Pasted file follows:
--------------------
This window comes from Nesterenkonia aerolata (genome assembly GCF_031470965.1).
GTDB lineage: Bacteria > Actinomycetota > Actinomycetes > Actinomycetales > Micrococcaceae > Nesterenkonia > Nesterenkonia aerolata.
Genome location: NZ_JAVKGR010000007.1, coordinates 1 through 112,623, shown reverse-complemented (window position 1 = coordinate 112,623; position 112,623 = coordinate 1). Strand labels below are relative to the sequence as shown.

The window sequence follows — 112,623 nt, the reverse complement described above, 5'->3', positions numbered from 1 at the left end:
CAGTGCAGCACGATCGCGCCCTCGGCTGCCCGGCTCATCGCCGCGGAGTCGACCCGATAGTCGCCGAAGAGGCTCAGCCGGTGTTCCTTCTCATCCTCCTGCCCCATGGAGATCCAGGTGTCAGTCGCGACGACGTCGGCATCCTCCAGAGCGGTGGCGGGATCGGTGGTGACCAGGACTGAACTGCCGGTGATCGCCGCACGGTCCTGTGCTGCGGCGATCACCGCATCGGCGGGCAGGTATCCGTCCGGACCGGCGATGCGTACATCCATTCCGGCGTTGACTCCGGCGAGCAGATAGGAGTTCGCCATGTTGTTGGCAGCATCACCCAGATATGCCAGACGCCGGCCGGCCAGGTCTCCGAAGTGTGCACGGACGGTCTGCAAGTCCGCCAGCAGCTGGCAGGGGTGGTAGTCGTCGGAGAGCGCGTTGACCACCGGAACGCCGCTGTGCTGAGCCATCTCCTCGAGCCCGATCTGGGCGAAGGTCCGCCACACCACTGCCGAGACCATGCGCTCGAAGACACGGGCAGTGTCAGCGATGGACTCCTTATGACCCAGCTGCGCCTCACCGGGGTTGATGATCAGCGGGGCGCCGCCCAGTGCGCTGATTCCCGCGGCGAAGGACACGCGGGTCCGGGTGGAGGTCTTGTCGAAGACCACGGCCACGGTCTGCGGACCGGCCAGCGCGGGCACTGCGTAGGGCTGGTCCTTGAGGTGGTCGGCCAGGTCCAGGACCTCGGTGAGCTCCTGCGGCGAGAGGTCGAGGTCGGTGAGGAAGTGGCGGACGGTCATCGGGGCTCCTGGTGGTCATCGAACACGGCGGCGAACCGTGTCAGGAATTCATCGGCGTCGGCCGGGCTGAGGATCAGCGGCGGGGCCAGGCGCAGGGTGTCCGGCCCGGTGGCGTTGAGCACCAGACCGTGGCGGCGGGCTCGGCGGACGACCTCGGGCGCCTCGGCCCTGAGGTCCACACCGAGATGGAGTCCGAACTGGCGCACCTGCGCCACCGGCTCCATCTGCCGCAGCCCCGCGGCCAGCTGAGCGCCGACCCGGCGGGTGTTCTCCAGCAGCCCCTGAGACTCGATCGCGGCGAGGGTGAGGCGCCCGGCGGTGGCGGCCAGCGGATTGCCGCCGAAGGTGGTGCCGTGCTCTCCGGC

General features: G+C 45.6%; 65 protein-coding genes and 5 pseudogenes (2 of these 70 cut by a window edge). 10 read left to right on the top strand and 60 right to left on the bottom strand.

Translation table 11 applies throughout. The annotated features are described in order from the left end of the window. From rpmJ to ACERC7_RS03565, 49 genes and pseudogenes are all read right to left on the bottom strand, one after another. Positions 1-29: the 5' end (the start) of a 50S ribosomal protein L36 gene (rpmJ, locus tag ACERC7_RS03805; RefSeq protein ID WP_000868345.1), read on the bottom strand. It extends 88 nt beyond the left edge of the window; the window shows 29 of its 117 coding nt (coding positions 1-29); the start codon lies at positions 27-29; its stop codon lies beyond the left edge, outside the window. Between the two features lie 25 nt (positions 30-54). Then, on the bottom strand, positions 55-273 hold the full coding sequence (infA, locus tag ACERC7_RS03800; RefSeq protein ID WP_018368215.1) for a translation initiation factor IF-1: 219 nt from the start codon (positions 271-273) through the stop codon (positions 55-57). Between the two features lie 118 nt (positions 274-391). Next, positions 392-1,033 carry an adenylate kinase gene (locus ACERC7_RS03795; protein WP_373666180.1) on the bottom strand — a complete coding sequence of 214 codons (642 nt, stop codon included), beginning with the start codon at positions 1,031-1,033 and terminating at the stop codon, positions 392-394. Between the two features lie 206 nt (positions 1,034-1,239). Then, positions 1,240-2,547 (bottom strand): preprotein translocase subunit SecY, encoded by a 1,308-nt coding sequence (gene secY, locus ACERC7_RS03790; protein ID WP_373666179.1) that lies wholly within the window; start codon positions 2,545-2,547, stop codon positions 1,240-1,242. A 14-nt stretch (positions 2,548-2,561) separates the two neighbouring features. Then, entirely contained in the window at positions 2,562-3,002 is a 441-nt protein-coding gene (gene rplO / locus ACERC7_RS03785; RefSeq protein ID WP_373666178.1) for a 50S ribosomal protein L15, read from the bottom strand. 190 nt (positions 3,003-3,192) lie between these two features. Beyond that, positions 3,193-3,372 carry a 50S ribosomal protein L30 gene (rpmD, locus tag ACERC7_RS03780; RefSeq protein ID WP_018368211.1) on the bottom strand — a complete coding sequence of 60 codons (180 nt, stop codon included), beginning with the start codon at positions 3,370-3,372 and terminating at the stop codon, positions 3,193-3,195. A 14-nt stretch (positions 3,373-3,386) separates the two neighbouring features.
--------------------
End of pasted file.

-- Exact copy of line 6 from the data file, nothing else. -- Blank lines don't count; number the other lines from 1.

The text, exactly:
General features: G+C 45.6%; 65 protein-coding genes and 5 pseudogenes (2 of these 70 cut by a window edge). 10 read left to right on the top strand and 60 right to left on the bottom strand.